Join the School Years Fit Generation: Fight the Obesity Crisis
What parents can do to improve their family's health and fitness, and fight the nation's childhood obesity crisis
We're starting a new revolution, and we want you and your kids to be part of it! Childhood obesity is sweeping our nation, and it's time to fight back. The best part? Change is 100% possible. This month we kick off the first of a new three-step program aimed at one thing only: getting kids healthy for life!
Quick: What is your kid doing this very moment? Is she out riding her bike? Off at soccer practice? Doing cartwheels in the backyard? Or is she stretched out on the couch, watching TV? If it's something active, awesome! If she's like the average American child, odds are the only thing that's getting a good, regular workout is her remote-control thumb. It's a well-established fact: Kids are far less fit these days.
"One in two grade-schoolers can't do a single pull-up, and aerobic-fitness scores are dismayingly poor," says Wayne Westcott, Ph.D., fitness research director at Quincy College, in Quincy, MA. "And the health consequences of not being active are apparent everywhere. Seventeen percent of the kids in our country now qualify as obese. We have grade-schoolers who already have fatty streaks in their arteries." The situation is so serious that First Lady Michelle Obama has just launched the "Let's Move!" campaign, which aims to eliminate childhood obesity within a generation. Ambitious? Sure. Crucial? Absolutely.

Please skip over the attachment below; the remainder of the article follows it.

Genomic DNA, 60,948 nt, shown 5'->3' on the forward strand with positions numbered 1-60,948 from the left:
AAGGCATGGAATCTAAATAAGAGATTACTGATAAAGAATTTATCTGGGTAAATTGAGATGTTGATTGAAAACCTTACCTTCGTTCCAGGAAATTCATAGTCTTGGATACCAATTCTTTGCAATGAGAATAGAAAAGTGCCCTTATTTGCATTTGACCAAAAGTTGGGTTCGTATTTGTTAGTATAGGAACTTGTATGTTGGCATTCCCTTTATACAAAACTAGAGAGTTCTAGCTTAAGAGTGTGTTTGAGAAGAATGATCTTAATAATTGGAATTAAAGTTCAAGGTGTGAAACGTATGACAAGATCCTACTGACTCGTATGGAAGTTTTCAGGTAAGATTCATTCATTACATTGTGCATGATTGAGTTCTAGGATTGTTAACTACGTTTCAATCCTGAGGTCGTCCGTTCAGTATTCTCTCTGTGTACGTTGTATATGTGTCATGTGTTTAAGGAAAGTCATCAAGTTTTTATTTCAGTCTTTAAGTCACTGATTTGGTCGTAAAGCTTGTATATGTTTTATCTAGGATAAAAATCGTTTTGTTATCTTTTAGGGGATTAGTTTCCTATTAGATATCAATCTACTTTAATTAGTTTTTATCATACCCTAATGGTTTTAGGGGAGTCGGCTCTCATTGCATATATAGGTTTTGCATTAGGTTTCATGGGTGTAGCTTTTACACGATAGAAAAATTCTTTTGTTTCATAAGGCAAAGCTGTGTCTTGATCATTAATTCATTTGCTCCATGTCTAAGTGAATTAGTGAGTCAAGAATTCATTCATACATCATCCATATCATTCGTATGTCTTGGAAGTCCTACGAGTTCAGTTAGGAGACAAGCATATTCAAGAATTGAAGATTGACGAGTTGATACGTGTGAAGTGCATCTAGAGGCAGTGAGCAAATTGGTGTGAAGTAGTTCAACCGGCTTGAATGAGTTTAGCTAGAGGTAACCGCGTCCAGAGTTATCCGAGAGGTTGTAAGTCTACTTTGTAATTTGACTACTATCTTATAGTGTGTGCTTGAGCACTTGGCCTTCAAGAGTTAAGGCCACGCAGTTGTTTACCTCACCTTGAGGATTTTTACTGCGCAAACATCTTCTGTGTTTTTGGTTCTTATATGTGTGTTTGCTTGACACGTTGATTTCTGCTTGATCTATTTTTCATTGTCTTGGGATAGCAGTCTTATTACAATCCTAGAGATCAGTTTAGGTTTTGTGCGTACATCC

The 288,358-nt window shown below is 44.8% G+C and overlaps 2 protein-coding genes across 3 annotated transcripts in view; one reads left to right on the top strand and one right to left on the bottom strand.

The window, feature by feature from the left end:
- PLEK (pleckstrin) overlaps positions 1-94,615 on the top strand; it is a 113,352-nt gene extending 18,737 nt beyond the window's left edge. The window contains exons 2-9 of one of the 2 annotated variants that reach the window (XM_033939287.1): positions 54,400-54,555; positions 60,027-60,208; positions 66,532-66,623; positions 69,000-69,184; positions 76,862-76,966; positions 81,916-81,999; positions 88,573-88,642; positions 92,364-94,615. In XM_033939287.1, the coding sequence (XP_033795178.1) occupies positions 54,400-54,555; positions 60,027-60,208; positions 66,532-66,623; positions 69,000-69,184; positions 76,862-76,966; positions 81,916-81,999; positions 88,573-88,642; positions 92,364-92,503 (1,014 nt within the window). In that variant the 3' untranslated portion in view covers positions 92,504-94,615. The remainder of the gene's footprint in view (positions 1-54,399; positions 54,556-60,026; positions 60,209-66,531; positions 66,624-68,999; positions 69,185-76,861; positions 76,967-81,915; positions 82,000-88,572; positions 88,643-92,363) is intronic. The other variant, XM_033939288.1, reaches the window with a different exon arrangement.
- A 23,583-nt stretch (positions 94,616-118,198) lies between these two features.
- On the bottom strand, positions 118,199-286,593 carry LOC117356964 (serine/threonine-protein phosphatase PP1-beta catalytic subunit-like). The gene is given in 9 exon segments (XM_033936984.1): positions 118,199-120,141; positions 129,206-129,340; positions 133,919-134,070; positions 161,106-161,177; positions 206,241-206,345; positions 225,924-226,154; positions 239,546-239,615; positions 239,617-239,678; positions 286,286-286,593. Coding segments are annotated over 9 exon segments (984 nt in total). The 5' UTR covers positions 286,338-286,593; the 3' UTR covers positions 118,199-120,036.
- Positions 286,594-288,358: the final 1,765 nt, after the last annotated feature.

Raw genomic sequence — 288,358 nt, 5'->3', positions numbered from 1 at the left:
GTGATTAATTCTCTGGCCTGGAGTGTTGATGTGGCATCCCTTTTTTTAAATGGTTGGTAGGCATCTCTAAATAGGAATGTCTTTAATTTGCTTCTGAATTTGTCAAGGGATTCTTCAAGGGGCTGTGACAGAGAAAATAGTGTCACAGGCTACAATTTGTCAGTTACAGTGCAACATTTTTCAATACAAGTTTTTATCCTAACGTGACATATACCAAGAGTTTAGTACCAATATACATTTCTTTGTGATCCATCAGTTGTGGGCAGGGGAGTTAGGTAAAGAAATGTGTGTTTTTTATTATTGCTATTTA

For the record, the American Academy of Pediatrics (AAP) recommends that children 5 and older get at least an hour of moderate to vigorous exercise on most, if not all, days of the week. You might think your kid is getting about that much, but research shows that's probably not the case. And according to a recent National Institutes of Health study, the older kids get, the more sedentary they become.
"Young kids don't have to entertain themselves by going out to play anymore. They have multiple TV networks aimed at them. They can text. They can tweet. They can play video games. And all these things contribute to lack of activity," says Russell Pate, Ph.D., director of the Children's Physical Activity Research Group at the University of South Carolina in Columbia. Adds Kenneth Cooper, M.D., founder and chairman of the Cooper Aerobics Center in Dallas: "We tend to focus on the obesity epidemic, but there's also an epidemic of kids not getting enough exercise. Children now spend sixty percent more time watching TV and playing video games than they do learning in the classroom. That's an awful lot of couch time!" And with P.E. being slashed, the one bit of guaranteed exercise in a kid's day is disappearing as well.
So Parenting is issuing a call to action. Literally. Because the truth is that you can change things for your child and set her up for a fitter, healthier future -- starting today. "The first step is for us to adopt a firm belief that being sedentary is not okay. And then act on it," says Pate. "I hope soon we'll feel about this issue the way we do about tobacco use: that it's not healthy, acceptable behavior -- and it should be strongly discouraged." So, for the next three months, we will be offering you all the info and ammo you need to get your child revved up. Because, our experts note, not only is this the time in a kid's life when things like movement skills develop and bone density peaks, but if being active doesn't become a regular habit now, chances are it never will.
The good news is that once kids do start getting regular exercise, the benefits are quick to come. A study Dr. Cooper conducted found that in just ten weeks, inactive kids improved their overall fitness level by 70 percent. Let's all get moving in the right direction now!